The reforms of the Tinubu administration have changed our initial views on the macro economy.
Based on recent FX changes, we have revised our year-end forecast for the Naira to N785.77/US$ from N510/US$.
In the short term, we believe that there will still be a moderate disparity between the FX rates at the parallel market and the I&E window as more demand continues to go to the parallel market and supply remains constrained.
Reform Impact and High-Interest Rates Dim Growth Prospects
Price pressures and the need to attract foreign portfolio investors (FPIs) amidst elevated interest rates in advanced countries have remained at the front burner for the monetary policy committee, as they have clearly prioritized these concerns over growth.
Though a spike in inflation numbers implies a widening of the negative real interest rate and should call for more aggressive rate hikes, we do not believe the monetary authorities will be willing to raise the policy rate much higher than current levels given the new administration’s perceived bias for low-interest rates.
Going into H2, we forecast at most a 150bps rise in rates till the end of the year.
Nigeria’s Real GDP grew by 2.31% in Q1 2023, lower than the growth rate of 3.11% y/y in Q1 2022 due to the impact of the Naira cash crunch and the election-induced slowdown in economic activities.
We believe the new reforms and the prevailing high-interest rate environment will suppress growth in the non-oil sector while production in the oil sector has not improved as expected.
We revise our 2023 real GDP forecast down to 2.8% y/y from 3.1% previously.
Inflationary Pressures Intensify
Contrary to our earlier projection of a moderation in inflation rate in 2023 to 18.20%, aided largely by base effect, recent price triggers from PMS price adjustment, currency pressure from the unification of the exchange rate, and likely rise in electricity tariffs make us believe inflation numbers are set to rise significantly.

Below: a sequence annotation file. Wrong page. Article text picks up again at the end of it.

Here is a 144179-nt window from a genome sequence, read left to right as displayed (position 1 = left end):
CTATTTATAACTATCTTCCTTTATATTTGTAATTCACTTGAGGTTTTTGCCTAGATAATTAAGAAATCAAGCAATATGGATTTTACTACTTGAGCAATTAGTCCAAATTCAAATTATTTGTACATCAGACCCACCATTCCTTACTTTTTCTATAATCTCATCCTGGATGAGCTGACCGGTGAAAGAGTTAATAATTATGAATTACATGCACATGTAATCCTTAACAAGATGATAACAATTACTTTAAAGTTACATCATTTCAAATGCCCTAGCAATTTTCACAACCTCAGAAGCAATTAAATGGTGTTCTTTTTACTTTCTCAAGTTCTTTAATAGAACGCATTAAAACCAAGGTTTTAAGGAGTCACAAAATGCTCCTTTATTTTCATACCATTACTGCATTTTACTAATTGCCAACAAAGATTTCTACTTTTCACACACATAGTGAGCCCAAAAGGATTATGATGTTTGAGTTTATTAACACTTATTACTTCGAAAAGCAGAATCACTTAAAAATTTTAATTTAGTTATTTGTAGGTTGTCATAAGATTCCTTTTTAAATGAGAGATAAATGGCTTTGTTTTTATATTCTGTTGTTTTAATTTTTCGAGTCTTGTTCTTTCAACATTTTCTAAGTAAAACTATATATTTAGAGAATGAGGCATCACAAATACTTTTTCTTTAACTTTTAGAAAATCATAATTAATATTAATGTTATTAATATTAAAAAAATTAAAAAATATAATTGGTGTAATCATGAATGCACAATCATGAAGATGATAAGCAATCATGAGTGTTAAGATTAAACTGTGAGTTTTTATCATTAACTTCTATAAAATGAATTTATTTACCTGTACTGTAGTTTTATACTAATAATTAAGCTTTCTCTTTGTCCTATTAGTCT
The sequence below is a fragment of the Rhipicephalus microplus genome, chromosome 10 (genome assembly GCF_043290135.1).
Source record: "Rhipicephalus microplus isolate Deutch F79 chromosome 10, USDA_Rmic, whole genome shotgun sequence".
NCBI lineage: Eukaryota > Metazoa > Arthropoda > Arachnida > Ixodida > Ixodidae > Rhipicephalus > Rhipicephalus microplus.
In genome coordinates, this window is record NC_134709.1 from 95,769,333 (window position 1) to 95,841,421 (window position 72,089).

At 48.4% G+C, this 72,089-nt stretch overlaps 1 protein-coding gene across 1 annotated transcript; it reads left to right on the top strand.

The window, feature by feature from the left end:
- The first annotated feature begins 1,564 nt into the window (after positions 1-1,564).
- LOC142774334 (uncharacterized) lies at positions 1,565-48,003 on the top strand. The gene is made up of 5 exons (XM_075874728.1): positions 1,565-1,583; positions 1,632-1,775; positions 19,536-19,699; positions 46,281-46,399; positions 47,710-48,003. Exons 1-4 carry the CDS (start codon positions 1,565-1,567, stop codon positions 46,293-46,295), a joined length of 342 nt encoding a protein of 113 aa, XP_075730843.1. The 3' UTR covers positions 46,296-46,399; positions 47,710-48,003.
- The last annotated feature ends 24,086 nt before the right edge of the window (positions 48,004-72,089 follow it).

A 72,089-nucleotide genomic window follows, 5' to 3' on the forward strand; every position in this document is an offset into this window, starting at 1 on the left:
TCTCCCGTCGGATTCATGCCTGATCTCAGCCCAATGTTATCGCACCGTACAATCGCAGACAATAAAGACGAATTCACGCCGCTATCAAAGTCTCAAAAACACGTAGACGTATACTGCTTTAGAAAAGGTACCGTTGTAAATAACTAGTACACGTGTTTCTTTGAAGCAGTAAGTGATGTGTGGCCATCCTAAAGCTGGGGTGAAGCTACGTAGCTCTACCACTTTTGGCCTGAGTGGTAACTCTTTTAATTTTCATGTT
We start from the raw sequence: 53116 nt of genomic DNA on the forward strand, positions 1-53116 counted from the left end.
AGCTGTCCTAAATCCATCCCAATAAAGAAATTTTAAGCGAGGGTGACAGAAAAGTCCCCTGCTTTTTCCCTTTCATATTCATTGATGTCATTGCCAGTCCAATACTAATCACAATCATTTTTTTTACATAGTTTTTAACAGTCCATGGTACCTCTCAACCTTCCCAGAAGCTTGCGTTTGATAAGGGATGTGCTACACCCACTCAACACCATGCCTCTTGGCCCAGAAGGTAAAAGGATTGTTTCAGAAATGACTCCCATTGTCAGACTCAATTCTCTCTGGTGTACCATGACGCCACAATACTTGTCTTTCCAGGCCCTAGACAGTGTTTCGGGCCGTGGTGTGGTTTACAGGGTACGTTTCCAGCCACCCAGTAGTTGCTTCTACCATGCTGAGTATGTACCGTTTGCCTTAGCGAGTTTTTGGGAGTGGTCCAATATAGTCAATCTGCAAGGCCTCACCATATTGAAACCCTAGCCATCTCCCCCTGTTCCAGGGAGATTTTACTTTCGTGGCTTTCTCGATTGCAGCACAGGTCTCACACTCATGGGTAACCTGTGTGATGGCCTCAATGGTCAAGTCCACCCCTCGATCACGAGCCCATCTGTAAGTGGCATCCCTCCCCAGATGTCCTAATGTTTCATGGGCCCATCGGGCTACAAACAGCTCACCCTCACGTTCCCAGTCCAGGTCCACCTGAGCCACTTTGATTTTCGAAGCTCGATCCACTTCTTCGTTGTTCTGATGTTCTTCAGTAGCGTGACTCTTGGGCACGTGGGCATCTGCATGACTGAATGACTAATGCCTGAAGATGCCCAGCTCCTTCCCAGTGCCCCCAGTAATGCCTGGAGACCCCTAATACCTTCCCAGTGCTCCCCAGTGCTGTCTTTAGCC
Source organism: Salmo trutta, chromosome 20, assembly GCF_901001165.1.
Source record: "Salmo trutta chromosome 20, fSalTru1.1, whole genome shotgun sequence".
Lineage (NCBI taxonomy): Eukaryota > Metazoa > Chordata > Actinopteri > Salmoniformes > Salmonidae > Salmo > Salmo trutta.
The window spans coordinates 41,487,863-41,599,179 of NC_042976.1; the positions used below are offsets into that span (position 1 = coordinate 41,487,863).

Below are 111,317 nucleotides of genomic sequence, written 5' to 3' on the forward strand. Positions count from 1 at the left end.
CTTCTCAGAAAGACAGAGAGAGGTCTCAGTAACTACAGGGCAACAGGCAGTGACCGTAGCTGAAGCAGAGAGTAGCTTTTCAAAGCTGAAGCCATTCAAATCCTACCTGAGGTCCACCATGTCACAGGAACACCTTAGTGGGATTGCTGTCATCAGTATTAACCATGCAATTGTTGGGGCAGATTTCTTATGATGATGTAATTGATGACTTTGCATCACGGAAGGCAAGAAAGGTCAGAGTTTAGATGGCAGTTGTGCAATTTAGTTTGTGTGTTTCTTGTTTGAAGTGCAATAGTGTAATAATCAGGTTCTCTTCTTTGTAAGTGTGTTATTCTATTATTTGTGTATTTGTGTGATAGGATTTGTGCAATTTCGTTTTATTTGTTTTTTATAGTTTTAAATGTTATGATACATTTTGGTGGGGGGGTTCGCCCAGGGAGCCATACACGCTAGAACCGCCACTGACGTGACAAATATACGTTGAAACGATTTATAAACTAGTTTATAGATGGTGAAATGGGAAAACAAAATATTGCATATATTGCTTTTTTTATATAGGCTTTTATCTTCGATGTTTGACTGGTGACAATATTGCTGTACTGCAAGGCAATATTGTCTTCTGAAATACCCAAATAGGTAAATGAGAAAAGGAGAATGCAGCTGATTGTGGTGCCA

Beyond this, other policies such as the implementation of new import duties on selected goods and new taxes from the Finance Act will also contribute significantly to a rise in headline inflation in the near term.
Overall, we forecast headline inflation will reach a peak of 29.8%.
In the second half of 2023, we project the current account (CA) balance will remain positive, riding the gains from an improved export condition.
Specifically, we expect the devaluation of the currency at the official window to result in an increase in export value and a decrease in imports as imports become more expensive.
Again, we may likely see an improvement in the country’s fiscal position. The government expenditure for 2023 was estimated at an all-time high of N21.8 trillion.
Given expected savings on subsidy, the impact of the currency devaluation on FX revenue and expectations of growth in tax revenue from new taxes introduced in the new Finance Act, the target budget deficit of N11.34tn may as an exception to the recent pattern, not be exceeded.
The country’s fiscal deficit has surpassed the target by an average of c.65% over the last 5 years due to ambitious revenue estimates amidst volatile crude oil prices.
We believe the valuations of many stocks remain attractive despite recent gains. Within our coverage universe, we maintain Buy ratings on UBA, Access, Zenith, Guaranty Trust Bank, Lafarge Africa, DangCem, and MTNN.
Though many of these stocks have been re-rated following significant price increases over the past weeks, we still believe sustained interest in the stock market will lead to a further re-rating of these stocks.
NTB and FGN Bonds Experience Heightened Demand
Moreover, apart from GTCO which is currently trading at a PBV of 1.0x, all the tier-one banks are still trading at a significant discount to their book values (Access 0.4x, FBNH 0.6x, UBA 0.5x, Zenith 0.7x)
Liquidity in the fixed-income market improved in H1 2023 to N67.5bn (+47.15% y/y from N45.9bn in H1 2022) as investors positioned themselves in instruments with attractive yields.
The Nigerian Treasury Bill (NTB) average yield settled at 6.16% in H1 2023 (compared with 3.67% in H1 2022) with buy interest at the mid-end of the curve in the secondary market.